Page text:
Rarely are any of us in the extremes––more often it depends on the situation and we're acting on a continuum.

If you think of yourself as a respectful person, ask yourself - do you show respect for people at the expense of your true feelings? Do you abandon yourself in order to show respect for authority or others? 

What if you were to bring in just one DROP of disrespect - might you feel like you have more of a balanced way of being? One where you can respect another without having to disrespect yourself?

If we can loosen our attachment to the extremes of shadows, we can often find a little more room to lighten up and see the shades of grey that are available. And perhaps to consider that there are times when there may be some value in expressing a so called "negative behavior". 

It's fun to contemplate the energy behind the actual behavior or trait. And to question the belief systems that uphold the cultural ideas of right and wrong. And to open up to the possibility that a shadow may not be all bad.  

Pillar 4: Think of your shadow parts as inner children

There are so many parts within us that our ego disowned in order to keep us safe. As children, no one was there to help us to make sense of the impulses we had, the behaviors that others deemed unacceptable, and the feelings that we didn't know how to express. Instead, we were given the message that some parts of us are okay and others are not. So, we exiled and disowned those parts. 

Each of those parts represents a young part of us. It sometimes feels scary to meet these shadow parts. But if we can think them as young parts that just want to be seen and understood, perhaps we could feel less afraid. They have a purpose and would like for you to listen to them. When you come into relationship with each of these parts––like a parent to a child––you can love them and still have boundaries around their behaviors.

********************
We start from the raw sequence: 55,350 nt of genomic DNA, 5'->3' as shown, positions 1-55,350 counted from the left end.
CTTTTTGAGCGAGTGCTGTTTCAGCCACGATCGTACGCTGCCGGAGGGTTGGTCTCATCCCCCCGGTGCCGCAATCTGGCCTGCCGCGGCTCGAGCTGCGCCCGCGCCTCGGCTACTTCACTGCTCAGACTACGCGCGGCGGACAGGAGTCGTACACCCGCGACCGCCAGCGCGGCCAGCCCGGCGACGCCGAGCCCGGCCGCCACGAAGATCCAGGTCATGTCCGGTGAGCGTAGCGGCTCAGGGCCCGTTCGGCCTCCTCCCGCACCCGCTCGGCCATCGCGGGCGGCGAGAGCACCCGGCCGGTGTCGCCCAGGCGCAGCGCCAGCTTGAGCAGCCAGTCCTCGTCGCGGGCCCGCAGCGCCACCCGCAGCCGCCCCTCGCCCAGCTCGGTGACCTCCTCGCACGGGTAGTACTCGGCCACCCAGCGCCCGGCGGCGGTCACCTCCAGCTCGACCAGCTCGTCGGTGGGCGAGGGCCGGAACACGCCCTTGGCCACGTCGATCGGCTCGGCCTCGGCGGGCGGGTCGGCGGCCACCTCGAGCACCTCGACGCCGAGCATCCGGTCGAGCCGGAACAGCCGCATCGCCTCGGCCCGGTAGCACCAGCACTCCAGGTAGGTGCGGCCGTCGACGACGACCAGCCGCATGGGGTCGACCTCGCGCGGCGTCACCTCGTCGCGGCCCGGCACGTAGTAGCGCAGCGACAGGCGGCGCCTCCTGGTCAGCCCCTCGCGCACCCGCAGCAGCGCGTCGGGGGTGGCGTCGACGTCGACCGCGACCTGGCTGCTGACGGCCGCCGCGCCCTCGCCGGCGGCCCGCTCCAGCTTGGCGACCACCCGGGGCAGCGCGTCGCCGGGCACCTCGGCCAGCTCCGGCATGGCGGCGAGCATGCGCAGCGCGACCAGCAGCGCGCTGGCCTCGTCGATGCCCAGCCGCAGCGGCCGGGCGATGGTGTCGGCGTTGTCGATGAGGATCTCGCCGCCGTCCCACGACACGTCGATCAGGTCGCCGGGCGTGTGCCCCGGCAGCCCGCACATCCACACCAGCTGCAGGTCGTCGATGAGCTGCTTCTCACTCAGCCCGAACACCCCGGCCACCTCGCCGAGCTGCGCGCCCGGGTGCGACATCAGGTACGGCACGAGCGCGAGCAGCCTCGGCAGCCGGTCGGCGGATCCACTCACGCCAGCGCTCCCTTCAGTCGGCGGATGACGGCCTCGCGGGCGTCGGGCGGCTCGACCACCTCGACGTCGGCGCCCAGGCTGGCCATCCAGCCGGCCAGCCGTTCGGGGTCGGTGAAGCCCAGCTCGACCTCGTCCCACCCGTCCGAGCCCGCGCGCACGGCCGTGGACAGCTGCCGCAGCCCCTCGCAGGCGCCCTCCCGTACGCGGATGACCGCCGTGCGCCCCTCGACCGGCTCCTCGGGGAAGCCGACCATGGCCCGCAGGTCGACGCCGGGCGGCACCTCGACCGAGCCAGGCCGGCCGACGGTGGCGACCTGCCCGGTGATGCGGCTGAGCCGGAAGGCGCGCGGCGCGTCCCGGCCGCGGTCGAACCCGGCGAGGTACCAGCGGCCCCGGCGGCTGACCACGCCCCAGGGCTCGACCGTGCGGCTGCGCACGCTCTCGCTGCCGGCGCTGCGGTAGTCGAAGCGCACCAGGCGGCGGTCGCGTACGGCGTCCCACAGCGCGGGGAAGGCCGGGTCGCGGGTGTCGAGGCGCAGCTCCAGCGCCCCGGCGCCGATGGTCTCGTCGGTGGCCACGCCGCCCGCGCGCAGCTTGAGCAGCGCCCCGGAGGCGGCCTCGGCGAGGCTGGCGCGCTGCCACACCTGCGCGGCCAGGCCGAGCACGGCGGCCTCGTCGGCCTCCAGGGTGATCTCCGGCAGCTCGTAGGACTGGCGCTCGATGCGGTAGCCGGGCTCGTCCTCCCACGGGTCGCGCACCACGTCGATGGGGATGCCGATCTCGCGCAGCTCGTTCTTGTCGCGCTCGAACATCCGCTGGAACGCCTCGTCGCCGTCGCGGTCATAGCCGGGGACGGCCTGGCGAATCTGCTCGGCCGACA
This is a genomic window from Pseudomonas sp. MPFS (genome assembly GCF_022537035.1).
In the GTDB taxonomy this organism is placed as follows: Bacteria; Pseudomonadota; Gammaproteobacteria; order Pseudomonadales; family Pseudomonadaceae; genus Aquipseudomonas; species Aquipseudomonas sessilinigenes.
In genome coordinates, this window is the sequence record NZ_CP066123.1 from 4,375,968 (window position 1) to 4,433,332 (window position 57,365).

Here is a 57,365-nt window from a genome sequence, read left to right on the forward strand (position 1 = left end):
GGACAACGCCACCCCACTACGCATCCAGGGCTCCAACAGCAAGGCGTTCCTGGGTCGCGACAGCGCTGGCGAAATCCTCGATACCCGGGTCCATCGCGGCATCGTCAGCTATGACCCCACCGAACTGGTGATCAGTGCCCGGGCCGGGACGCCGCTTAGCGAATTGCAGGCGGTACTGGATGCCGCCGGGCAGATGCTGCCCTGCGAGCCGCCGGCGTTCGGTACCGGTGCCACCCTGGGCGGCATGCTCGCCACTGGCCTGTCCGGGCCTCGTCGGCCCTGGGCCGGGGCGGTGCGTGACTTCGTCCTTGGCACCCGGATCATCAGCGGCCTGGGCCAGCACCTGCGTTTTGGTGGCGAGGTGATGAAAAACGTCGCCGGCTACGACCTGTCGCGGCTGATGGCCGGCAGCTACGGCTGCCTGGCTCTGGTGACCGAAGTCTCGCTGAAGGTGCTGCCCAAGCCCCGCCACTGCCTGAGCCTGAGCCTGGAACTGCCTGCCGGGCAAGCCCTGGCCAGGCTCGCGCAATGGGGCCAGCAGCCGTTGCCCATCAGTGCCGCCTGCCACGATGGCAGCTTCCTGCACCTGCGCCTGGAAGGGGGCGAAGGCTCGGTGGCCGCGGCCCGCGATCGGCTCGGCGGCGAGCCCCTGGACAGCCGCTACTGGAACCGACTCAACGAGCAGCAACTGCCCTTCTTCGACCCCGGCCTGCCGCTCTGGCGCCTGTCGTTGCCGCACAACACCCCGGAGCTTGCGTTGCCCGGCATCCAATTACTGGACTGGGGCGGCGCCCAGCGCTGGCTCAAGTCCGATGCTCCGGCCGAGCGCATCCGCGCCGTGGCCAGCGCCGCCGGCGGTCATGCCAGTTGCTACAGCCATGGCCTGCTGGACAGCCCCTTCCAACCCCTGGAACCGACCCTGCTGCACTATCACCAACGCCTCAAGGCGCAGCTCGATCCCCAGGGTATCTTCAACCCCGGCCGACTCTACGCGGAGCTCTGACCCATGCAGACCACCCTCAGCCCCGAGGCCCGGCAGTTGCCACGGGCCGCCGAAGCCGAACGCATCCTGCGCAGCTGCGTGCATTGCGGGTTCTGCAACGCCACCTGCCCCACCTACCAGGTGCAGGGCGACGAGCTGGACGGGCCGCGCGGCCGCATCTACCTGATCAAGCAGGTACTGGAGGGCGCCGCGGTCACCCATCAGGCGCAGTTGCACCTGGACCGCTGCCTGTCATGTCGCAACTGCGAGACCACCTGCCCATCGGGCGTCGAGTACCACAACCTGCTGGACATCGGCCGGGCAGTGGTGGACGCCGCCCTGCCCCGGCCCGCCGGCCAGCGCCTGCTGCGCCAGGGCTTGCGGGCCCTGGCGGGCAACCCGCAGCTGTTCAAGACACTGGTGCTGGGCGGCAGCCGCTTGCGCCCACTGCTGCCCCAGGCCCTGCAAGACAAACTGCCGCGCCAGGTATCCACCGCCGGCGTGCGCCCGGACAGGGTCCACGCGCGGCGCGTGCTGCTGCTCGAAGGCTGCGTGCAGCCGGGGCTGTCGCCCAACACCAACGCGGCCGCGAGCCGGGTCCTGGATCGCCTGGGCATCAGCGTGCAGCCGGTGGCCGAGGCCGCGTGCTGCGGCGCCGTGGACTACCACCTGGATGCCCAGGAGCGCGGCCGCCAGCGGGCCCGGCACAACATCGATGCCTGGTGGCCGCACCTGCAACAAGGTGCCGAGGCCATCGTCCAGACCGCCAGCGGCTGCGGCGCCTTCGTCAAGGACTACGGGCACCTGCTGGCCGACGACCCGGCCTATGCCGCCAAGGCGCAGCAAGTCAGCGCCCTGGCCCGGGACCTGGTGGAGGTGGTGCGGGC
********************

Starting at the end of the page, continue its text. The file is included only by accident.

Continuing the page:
Pillar 5: Be curious  

As you inquire into these shadows and grapple with integrating them into the wholeness that is you, here are some things to get curious about:

  • Since you're part of the Universe, a microcosm of the macrocosm, then you would have to be part of "everything" and therefore have everything in you.
  • If you believe in previous lifetimes, consider that perhaps you exhibited these behaviors at some point in a prior life.
  • Think about a situation where you could see yourself doing this - perhaps to protect your child, to protect yourself in a dangerous situation or if you were in other extreme conditions.
  • Think of someone who you know does exhibit this behavior or trait - if you grew up with their life, their circumstances, their parents, their belief systems, their wounding - might you act the same? Is it possible that you were lucky that you didn't need to defend yourself in this way?
  • Consider that you may not exhibit this in an extreme way. Rather, you do it in subtle ways. Or toward yourself. Or only with one person. Or in the privacy of your home. Or you used to do it but no longer do.
  • Think of this as more of an impulse rather than a trait or behavior. Can you see where you feel the impulse to do this even if you never act on the impulse.
  • Is it possible that in another culture or time in the past that this behavior or trait would be considered acceptable?

What would you add? What has your experience been in gently integrating your shadows? Please share below in the comments!